The Watermelon Woman
Friday, October 7, 2016 7:00 PM at the Harris Theater
(USA, 1996; 90 minutes)
Director: Cheryl Dunye
After its release in 1996, The Watermelon Woman achieved notoriety when several members of Congress labeled it one of the most, “patently offensive and possibly pornographic” LGBT films funded that year by the National Endowment for the Arts.
It didn’t matter that Cheryl Dunye (the film’s actor, director, producer, screenwriter, and editor) was the first black lesbian ever to make a feature film about queer women of color; Dunye acting in the “shocking” sex scenes with a white woman was what stood out most.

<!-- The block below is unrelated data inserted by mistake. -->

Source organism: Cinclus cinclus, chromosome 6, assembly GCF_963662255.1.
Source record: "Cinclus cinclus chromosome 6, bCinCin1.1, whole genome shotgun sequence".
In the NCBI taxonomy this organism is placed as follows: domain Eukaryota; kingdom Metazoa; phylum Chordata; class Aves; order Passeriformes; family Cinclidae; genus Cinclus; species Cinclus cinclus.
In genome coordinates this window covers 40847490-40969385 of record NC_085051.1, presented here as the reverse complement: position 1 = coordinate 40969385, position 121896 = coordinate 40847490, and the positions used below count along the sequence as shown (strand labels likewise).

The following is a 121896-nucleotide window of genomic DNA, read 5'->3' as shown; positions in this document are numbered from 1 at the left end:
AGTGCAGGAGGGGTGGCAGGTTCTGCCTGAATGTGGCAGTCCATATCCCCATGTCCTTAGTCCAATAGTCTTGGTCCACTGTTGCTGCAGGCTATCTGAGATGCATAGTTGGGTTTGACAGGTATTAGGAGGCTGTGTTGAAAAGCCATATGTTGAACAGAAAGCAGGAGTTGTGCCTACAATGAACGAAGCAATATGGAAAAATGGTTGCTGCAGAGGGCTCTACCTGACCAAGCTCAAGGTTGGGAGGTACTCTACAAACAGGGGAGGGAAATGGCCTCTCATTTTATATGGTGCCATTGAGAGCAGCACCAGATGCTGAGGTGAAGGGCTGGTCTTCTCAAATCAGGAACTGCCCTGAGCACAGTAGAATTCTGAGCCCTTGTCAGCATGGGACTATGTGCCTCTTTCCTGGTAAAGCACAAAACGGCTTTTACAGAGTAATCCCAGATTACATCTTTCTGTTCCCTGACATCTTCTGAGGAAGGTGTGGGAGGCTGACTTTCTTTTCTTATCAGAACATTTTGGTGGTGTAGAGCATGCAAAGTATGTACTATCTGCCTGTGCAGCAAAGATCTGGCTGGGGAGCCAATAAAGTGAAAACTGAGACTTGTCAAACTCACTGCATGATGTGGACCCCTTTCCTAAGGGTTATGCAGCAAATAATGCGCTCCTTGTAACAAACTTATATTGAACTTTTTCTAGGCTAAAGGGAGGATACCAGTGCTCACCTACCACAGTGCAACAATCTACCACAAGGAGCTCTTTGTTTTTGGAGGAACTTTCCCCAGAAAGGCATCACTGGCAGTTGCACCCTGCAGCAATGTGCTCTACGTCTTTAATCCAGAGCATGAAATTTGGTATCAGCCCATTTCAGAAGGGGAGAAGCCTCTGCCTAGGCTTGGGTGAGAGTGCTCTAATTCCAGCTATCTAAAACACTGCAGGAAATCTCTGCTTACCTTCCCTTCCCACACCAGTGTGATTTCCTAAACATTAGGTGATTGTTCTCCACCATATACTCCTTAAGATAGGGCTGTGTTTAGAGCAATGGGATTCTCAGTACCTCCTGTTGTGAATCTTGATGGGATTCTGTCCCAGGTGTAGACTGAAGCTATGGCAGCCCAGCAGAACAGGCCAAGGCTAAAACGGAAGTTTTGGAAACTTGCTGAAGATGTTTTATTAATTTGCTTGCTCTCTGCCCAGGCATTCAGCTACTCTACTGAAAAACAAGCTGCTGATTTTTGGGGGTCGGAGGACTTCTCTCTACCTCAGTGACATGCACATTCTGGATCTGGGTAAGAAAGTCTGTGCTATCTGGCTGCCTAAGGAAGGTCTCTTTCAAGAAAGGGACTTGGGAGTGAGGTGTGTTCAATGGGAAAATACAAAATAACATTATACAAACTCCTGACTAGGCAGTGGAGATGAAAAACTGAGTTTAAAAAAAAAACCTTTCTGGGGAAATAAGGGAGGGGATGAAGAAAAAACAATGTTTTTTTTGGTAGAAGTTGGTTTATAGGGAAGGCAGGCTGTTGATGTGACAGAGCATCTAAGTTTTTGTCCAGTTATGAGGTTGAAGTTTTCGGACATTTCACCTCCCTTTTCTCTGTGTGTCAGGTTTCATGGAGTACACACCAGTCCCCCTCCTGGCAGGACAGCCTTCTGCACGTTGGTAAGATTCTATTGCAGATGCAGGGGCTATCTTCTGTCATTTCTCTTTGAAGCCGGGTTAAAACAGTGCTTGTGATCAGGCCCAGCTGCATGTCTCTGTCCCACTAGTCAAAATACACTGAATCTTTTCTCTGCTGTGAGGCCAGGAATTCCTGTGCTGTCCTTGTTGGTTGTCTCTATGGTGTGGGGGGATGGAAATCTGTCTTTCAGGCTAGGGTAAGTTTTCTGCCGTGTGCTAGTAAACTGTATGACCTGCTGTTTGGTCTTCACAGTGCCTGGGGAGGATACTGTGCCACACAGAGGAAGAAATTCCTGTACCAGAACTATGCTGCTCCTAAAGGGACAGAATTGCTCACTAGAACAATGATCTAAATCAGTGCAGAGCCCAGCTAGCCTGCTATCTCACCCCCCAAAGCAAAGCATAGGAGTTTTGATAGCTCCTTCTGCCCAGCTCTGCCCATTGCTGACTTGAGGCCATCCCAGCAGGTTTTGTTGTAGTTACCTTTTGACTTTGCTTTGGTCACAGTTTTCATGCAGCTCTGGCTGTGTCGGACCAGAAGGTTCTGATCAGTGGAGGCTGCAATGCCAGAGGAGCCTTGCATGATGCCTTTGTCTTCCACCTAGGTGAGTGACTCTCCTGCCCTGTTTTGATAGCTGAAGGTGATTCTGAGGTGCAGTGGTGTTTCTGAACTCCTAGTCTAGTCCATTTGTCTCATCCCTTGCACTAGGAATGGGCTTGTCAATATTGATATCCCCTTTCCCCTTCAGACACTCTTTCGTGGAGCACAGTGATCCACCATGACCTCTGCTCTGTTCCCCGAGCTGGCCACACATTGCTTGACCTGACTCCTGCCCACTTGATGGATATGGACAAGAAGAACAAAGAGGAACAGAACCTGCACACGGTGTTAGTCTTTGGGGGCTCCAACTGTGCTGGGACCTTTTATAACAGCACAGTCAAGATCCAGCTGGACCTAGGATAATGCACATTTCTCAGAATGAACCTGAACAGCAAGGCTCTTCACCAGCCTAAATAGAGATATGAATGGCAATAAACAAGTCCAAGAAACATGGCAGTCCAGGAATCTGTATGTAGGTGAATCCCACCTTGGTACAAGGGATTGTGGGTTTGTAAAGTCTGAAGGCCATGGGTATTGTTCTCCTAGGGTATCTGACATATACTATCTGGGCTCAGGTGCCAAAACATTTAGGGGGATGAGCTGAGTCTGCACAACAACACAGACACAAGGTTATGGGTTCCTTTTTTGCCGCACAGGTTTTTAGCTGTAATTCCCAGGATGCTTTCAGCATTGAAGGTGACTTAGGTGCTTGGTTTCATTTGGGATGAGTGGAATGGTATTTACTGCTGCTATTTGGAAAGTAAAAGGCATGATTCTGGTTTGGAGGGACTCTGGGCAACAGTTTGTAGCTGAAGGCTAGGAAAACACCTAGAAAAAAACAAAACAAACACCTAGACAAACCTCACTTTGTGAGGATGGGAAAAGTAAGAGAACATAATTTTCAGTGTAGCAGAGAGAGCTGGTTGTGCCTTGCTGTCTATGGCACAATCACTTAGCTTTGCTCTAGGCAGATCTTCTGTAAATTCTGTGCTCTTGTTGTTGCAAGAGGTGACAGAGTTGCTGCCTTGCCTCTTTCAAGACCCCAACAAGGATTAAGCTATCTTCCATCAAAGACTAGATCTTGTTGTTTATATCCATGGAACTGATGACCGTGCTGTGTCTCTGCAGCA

Reel Q revisits this comedy/mockumentary which, two decades after its release, is still considered one of the best films about queer women of color.
In the film, Cheryl begins working on a documentary by researching the life of Fae Richards (Lisa Marie Bronson), an obscure black actress who played “Mammy” roles in “race films” of the 1930s and was known simply as “The Watermelon Woman.”
Dunye learns Richards was a lesbian who was involved with her white female director — something that parallels Dunye’s own affair with Diana (Guinevere Turner of Go Fish). The more she investigates the more she discovers truths about herself in the process and what it means to be a queer woman of color in contemporary America.
Ending with the epigraph: “Sometimes you have to create your own history,” The Watermelon Woman is a charming film that takes its audience on a journey of self-discovery without ever taking itself too seriously.